[PEAK] PEAK-Rules indexing performance

Phillip J. Eby pje at telecommunity.com
Fri Jan 9 18:37:08 EST 2009

At 09:12 PM 1/9/2009 +0100, Alberto Valverde wrote:
>All those 13.7 seconds in build_leaf are for a couple of call to the 
>same GF with arguments of different types. Unfortunately they all 
>occur in the same request the first time certain views are called 
>(hence the urgent need to optimize it)

Interesting.  Oh yes, "truth" nodes eagerly build their subtrees, 
because they always have only two nodes.  So what's happening is 
you're getting the blowup in the eager portion of the tree 
builds...  which explains why truth_node() is 19+ 
seconds.  (truth_node is the function that builds out a yes/no branch 
in the dispatch tree, and it immediately builds out both its sub-nodes.)

In fact, now that I look more closely at the code, I see the *only* 
node type that's lazily built is type dispatches.  So the behavior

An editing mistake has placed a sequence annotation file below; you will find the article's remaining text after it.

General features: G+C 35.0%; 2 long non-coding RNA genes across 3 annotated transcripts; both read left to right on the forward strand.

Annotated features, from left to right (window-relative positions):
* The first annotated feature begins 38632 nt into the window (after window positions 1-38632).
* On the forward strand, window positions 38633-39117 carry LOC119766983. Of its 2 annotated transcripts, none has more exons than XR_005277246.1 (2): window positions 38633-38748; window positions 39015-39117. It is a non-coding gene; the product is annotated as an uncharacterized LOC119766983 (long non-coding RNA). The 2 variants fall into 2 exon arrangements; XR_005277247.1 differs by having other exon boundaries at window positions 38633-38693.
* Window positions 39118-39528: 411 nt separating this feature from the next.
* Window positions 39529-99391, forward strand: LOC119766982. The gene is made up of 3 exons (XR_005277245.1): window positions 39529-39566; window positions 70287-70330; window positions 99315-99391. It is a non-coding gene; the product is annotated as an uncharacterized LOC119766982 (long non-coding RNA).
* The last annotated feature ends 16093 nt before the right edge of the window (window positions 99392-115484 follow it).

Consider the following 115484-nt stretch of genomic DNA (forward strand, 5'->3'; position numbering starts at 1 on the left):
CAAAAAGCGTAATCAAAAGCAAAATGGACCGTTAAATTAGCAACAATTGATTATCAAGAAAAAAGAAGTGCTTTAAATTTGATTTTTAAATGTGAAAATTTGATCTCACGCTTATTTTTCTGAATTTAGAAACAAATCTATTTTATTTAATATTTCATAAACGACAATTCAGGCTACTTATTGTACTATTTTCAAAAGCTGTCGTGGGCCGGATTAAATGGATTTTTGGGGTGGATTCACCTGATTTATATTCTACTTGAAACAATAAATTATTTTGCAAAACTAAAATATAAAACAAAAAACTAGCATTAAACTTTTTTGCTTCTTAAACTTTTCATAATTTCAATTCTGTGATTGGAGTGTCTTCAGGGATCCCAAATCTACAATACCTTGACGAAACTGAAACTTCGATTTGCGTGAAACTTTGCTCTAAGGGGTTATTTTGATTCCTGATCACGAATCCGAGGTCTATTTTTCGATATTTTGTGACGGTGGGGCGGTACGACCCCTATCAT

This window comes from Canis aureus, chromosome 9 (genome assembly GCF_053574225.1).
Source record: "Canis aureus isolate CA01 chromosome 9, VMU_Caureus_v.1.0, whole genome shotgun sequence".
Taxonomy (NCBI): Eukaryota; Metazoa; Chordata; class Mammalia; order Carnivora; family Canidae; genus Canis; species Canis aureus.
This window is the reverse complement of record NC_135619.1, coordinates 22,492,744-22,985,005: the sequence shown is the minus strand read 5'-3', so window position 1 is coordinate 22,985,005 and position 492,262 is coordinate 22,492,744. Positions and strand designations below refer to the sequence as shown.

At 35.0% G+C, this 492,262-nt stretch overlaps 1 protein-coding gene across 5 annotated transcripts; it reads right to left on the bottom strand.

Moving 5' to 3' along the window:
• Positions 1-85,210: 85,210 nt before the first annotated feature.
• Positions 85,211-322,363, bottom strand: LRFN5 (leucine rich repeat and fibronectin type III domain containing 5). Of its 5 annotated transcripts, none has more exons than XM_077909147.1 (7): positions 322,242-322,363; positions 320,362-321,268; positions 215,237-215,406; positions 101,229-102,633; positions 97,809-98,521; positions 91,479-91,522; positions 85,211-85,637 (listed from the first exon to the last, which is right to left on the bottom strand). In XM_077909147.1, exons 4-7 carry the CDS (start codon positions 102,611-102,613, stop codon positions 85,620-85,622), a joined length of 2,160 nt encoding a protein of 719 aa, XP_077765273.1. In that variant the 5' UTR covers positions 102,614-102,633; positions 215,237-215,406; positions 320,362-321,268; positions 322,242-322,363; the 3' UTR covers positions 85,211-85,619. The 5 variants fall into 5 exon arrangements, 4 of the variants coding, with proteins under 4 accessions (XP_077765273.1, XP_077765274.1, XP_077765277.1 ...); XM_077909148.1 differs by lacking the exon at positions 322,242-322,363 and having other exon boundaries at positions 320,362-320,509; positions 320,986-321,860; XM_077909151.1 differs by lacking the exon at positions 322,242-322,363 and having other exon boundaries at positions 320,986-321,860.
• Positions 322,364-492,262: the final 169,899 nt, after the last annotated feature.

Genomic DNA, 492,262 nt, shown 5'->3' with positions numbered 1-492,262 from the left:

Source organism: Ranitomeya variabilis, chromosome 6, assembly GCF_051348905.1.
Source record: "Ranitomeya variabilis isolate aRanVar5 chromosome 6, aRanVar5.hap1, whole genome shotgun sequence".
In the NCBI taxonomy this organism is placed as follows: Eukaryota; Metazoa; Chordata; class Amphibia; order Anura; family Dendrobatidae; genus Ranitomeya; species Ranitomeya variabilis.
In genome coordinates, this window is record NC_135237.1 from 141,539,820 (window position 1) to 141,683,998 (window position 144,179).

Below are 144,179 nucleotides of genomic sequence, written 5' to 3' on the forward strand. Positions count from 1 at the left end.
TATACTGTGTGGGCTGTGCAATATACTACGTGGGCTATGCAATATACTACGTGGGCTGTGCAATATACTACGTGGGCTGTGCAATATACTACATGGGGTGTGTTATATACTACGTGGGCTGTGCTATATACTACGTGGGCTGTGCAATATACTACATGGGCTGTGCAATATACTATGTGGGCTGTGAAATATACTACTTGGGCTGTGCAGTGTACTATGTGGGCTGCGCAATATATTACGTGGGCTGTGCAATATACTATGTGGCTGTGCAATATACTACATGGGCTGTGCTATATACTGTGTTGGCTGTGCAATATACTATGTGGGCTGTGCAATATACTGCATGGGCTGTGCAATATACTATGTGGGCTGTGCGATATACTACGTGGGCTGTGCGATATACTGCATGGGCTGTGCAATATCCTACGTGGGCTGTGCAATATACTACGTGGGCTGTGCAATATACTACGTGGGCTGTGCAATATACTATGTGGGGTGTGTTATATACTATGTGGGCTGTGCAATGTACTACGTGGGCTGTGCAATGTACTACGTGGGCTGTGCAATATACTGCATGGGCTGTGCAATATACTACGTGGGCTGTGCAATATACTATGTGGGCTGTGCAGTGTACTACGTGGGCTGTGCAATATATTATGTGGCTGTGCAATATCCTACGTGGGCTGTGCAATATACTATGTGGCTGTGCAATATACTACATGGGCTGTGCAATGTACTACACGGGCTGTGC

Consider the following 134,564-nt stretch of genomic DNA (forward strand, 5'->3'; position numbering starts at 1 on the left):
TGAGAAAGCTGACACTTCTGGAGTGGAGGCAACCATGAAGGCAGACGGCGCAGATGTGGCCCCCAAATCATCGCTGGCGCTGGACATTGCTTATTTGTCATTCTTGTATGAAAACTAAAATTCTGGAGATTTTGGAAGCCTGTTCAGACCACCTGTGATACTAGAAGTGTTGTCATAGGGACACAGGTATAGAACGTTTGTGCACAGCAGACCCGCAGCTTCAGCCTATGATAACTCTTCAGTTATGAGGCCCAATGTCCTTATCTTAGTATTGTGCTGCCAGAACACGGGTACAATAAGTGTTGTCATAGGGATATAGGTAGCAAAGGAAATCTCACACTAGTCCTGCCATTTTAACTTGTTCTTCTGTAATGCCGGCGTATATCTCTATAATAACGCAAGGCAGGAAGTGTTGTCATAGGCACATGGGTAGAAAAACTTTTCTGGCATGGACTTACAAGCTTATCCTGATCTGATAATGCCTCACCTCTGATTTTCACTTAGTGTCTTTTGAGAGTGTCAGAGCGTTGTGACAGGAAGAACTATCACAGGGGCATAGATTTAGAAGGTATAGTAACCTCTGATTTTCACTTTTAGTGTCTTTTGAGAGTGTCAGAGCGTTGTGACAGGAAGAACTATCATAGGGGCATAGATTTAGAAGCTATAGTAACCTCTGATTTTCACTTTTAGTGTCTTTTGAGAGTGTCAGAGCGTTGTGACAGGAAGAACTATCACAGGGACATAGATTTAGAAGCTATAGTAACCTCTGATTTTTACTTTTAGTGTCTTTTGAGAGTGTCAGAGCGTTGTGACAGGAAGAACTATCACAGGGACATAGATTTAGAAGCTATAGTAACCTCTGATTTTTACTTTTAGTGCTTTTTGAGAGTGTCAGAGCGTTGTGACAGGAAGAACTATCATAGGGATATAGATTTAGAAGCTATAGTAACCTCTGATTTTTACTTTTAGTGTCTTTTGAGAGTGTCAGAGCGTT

you're seeing makes a bit more sense to me now.  Each time you hit it 
with a new type, it then ends up building out the entire subtree 
underneath that type.

>>In the long run, I'd like to handle the sort of use case you're 
>>doing by allowing "predicate functions" to exist; then you could 
>>define a GF like 'is_edit_action(ob, action)', and thus be able to 
>>redefine the edit actions for a given class, but still get the 
>>optimization benefits.  The idea is that the predicate function 
>>would be expanded into its full logical form inside the tree 
>>building of the outer function.
>Hmm, sort of like "generic meta-functions"?

Yep, basically.  The main difference being that, unlike the 
meta-functions, they'd be dynamically updatable.

>After some peeking at peak.rules internals, motivated by the meta 
>function recipe you posted some months ago to optimize the "isclass" 
>test, I thought about using them to simplify some rules by 
>"wrapping" several related checks under a function without incurring 
>in performance penalties due to non-statically analyzable predicates.

You can't really do that; meta-functions have to expand back into 
statically-analyzable predicates, and so will these "predicate 
functions".  Essentially, both meta-functions are like macros, and 
predicate functions will be like macros that take effect at runtime 
instead of compile time.  ;-)

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